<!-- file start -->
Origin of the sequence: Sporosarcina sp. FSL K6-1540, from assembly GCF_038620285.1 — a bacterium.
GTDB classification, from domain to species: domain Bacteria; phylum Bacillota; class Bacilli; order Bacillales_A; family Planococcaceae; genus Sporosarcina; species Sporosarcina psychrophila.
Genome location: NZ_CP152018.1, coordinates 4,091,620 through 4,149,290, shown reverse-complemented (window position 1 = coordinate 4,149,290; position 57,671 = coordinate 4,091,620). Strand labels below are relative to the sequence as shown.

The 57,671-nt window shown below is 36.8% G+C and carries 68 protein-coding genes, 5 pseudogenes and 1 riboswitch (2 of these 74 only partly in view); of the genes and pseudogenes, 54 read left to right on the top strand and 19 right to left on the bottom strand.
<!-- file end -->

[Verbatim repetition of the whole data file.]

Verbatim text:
Origin of the sequence: Sporosarcina sp. FSL K6-1540, from assembly GCF_038620285.1 — a bacterium.
GTDB classification, from domain to species: domain Bacteria; phylum Bacillota; class Bacilli; order Bacillales_A; family Planococcaceae; genus Sporosarcina; species Sporosarcina psychrophila.
Genome location: NZ_CP152018.1, coordinates 4,091,620 through 4,149,290, shown reverse-complemented (window position 1 = coordinate 4,149,290; position 57,671 = coordinate 4,091,620). Strand labels below are relative to the sequence as shown.

The 57,671-nt window shown below is 36.8% G+C and carries 68 protein-coding genes, 5 pseudogenes and 1 riboswitch (2 of these 74 only partly in view); of the genes and pseudogenes, 54 read left to right on the top strand and 19 right to left on the bottom strand.